The panelists include: Christopher Coates, Chief of the Voting Rights section of the Department s Civil Rights Division; William Welch, Chief of the Public Integrity Section of the Department s Criminal Division; Daniel P. Tokaji, Associate Professor of Law at the Ohio State University s Moritz College of Law, and the Associate Director of Election Law @ Moritz; Hans von Spakovsky, former FEC Commissioner and Former Counsel to the Assistant Attorney General for Civil Rights; and Paul F. Hancock, a partner with the law firm of Kirkpatrick & Lockhart Preston Gates Ellis, LLP and former high-ranking career attorney with the Civil Rights Division. -- Civil Rights Commission to Examine U.S. Department of Justice Plans to Monitor Voting Rights Enforcement for the 2008 U.S. Presidential Election

DC: a lobbying push for DC voting rights

The Hill reports: A renewed campaign to give the representative from Washington, D.C. the right to vote in Congress is gaining ground with lobbyists for civil rights groups, ethics watchdogs and unions gearing up for a new push next year.

Money is being raised, powerful lobbyists are offering their time free of charge and supporters are traveling the country to spread the message that the city that houses the Capitol deserves a vote inside. Advocates for D.C. voting rights sense that education can help them bridge the gap in votes needed.

Washington’s city council plans to vote Tuesday on a $500,000 grant to DC Vote , an advocacy group, while Democrats in Congress are expected to lift lobbying restrictions that will allow the group to engage lawmakers more aggressively.

That could set the stage for a successful vote on D.C. voting rights in 2009. In September 2007, legislation died in the Senate, falling three votes short of the 60 needed to close off debate. -- TheHill.com - Lobbyists gear up for push to get voting rights for D.C.

Alabama: DOJ observers in Perry County for primary

AP reports: The Justice Department is sending federal observers to Perry County in west Alabama to monitor the primary election Tuesday.

The Justice Department announced Monday that its observers will ensure compliance with the Voting Rights Act of 1965 and other federal voting rights laws. -- Justice Department monitoring primary Tuesday in Perry County in west Alabama | TimesDaily.com | Times Daily | Florence, AL

Michigan: Feiger acquitted on campaign-contribution charges

The Detroit Free Press reports: Southfield lawyer Geoffrey Fieger and his law partspener Vernon (Ven) Johnson were acquitted by a federal jury in Detroit today of illegally contributing more than $100,000 to John Edwards’ 2004 presidential campaign.

The defendants smiled after the verdicts were announced following 20 hours of deliberations over four days and a 20-day trial.

“I’m very pleased with the American system and the jury. I thank the jury for listening. I hope this puts an end to political prosecutions in the age of Mr. Bush,” Fieger said.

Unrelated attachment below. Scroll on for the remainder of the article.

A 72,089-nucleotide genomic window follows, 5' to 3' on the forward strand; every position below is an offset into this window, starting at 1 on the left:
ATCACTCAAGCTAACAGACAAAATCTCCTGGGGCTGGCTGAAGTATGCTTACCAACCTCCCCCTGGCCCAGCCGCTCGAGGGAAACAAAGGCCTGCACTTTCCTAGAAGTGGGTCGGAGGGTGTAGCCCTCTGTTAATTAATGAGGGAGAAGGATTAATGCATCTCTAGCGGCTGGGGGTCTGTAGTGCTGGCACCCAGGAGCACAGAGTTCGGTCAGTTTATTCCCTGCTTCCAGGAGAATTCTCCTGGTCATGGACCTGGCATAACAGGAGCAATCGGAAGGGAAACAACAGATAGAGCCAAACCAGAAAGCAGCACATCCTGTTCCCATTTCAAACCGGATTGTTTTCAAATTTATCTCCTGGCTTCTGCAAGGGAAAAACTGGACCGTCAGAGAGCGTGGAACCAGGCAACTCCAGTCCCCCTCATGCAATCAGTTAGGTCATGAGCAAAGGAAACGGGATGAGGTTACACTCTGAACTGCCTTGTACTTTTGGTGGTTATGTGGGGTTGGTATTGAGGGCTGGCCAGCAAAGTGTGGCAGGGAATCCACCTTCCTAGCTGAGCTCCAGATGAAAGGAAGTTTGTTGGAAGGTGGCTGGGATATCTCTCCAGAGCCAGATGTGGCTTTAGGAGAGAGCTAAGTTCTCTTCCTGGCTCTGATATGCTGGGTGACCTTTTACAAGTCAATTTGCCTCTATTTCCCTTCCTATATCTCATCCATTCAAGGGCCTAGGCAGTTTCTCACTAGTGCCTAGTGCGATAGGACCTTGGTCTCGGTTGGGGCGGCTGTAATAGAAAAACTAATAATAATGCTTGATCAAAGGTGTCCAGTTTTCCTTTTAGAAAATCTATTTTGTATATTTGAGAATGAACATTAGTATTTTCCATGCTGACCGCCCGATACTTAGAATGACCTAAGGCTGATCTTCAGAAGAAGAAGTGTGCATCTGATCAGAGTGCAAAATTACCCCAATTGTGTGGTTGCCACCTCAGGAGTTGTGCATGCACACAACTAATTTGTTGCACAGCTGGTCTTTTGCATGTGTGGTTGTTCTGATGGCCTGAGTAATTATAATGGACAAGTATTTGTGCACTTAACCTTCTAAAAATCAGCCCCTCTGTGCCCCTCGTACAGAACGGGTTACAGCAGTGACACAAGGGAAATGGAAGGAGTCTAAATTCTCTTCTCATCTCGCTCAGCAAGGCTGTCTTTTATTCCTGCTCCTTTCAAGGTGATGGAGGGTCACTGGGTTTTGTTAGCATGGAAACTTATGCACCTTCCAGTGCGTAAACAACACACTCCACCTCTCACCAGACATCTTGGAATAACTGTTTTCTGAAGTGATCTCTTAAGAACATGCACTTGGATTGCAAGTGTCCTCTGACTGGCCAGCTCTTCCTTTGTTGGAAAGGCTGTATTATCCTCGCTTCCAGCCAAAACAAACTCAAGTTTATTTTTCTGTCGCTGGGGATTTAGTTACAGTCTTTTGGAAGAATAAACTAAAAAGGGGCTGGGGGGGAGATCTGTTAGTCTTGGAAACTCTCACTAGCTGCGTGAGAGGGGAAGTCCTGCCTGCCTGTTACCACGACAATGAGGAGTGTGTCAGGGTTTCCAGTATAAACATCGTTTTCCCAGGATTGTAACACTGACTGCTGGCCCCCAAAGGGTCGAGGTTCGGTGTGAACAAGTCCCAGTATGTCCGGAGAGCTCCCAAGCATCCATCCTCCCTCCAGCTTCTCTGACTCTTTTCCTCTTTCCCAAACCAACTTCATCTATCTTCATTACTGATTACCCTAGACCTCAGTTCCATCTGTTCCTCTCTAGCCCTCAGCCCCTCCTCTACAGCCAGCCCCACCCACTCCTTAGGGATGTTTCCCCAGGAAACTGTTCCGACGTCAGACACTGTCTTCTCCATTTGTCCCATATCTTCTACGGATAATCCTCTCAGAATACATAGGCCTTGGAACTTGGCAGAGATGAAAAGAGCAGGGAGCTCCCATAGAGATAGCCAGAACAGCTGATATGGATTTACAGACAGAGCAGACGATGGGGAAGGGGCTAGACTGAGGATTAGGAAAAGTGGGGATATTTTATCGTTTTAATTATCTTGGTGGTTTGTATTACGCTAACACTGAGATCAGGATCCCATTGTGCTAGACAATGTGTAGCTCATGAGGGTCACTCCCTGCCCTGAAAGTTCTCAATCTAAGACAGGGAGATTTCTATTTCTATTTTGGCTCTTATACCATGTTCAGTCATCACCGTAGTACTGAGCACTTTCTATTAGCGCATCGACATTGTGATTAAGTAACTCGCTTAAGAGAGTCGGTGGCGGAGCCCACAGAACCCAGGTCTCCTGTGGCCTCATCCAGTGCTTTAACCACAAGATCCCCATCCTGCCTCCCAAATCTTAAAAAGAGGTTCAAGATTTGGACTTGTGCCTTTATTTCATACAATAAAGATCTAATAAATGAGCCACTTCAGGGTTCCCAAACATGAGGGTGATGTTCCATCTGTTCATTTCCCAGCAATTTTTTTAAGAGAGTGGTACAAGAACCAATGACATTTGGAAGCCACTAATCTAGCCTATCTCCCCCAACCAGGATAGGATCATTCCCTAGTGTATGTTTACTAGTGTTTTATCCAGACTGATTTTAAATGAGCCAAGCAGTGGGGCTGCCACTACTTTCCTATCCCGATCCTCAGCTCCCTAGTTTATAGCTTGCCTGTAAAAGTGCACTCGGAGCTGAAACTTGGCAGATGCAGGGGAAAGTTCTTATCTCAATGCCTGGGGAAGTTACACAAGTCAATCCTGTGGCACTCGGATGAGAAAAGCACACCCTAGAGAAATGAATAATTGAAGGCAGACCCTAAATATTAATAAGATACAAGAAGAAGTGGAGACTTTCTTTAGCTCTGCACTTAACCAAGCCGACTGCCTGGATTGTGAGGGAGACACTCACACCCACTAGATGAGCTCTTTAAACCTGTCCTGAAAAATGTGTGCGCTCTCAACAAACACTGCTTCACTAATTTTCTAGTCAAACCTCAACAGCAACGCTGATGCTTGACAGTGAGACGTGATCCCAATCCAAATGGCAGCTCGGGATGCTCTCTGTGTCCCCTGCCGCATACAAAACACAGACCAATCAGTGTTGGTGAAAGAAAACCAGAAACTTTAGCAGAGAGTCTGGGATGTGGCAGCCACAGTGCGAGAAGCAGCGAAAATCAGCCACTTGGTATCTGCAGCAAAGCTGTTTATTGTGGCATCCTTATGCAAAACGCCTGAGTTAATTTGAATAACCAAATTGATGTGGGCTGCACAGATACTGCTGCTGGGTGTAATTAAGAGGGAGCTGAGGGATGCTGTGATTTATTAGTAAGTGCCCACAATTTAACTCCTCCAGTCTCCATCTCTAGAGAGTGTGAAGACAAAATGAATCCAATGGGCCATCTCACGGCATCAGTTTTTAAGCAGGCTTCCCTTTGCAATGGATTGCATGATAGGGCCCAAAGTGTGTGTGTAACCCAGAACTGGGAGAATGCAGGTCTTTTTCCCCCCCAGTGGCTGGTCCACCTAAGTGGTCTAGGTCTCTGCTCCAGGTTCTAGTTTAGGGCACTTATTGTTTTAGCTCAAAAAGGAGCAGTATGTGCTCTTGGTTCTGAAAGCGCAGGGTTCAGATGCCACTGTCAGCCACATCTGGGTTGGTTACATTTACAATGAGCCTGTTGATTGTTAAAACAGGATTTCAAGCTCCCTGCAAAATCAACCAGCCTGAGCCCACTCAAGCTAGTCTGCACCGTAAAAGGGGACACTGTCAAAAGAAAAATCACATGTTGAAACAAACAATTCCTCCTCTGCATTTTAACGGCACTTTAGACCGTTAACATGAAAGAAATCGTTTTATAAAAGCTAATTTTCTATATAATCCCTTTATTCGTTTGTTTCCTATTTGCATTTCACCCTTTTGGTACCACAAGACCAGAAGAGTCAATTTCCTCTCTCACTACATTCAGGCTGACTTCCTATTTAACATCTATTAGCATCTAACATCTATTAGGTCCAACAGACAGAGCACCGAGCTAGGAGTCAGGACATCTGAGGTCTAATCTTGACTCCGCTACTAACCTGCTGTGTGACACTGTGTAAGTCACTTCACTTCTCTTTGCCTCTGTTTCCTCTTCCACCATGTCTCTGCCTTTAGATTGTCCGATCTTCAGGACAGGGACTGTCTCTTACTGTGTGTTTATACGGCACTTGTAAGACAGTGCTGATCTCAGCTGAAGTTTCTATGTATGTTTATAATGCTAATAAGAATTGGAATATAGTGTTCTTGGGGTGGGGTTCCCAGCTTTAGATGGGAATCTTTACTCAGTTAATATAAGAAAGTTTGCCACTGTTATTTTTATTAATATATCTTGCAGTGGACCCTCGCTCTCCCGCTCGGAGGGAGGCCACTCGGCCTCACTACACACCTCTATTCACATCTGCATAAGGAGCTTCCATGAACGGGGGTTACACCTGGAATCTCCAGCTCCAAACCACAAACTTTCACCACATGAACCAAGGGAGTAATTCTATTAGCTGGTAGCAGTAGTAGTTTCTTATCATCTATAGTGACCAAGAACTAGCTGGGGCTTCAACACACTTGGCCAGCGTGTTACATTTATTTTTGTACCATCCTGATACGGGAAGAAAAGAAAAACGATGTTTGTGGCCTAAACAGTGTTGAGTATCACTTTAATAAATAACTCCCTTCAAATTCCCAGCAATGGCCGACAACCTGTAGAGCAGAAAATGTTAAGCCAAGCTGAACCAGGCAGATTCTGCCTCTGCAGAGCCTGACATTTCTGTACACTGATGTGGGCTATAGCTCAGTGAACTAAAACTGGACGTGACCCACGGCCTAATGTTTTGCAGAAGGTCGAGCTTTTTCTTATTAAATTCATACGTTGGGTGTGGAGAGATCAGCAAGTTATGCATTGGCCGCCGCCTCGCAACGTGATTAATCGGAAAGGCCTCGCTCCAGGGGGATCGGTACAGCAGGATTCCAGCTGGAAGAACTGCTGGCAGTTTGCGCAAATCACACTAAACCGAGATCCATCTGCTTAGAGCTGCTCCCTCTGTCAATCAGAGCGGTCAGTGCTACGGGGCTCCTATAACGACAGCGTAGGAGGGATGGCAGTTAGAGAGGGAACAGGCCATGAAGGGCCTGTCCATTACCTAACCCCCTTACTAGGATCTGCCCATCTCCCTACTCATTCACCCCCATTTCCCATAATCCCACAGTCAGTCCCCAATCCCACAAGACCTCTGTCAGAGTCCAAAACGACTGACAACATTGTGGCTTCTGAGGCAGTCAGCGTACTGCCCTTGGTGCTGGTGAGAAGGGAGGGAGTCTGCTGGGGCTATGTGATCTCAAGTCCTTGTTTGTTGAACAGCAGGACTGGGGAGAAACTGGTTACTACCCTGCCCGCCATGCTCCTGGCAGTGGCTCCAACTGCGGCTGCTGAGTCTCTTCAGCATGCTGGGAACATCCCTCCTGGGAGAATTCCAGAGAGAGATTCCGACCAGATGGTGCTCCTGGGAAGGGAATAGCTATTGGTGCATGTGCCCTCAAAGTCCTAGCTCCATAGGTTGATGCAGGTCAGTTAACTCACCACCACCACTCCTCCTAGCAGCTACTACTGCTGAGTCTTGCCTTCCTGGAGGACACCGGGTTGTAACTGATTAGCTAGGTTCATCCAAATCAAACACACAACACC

Feiger was facing a maximum penalty of 10 years in prison had he been convicted of obstruction of justice, along with certain loss of his law license. Both Feiger and Johnson would have faced a maximum of 5 years for the other charges. -- Fieger, law partner acquitted of illegal political donations

Tax-exempt group close to McCain just happens to run ads supporting his position

The Washington Post reports: For weeks, Republican presidential candidate John McCain had been hammered for supporting the Air Force's February decision to award a $40 billion contract for refueling tankers to Northrop Grumman and its European partner. Democrats, labor unions and others blamed the senator for a deal they say could move tens of thousands of jobs abroad.

McCain's advisers wanted to strike back against key Democratic critics. But they did not mount an expensive advertising campaign to defend the candidate's position. They called a tax-exempt nonprofit closely aligned with the senator from Arizona, seeking information and help.

Citizens Against Government Waste (CAGW) partnered with Northrop and one of its consultants to produce a vitriolic advertising campaign defending the tanker deal. ...

The McCain campaign said that it did not coordinate with CAGW on the group's ads about the tanker deal and that Swindle played no role in initiating the attack on Northrop's opponents. "One campaign staffer called CAGW to ask for information about what CAGW had said in the past on the issue, and was told that CAGW had a policy of not talking to the campaign. That was the end of the conversation," spokeswoman Jill Hazelbaker said in a statement. -- McCain Campaign Calls; A Nonprofit Steps In - washingtonpost.com

R.I.P. -- Jordan Wright

The New York Times reports: Jordan M. Wright, who at 10 was thrilled to learn that politicians hand out self-promotional baubles, then collected more than a million bumper stickers and other campaign artifacts — from the time of George Washington to that of George W. Bush — died on May 11 at his home in Atlantic Beach, N.Y. He was 50. ...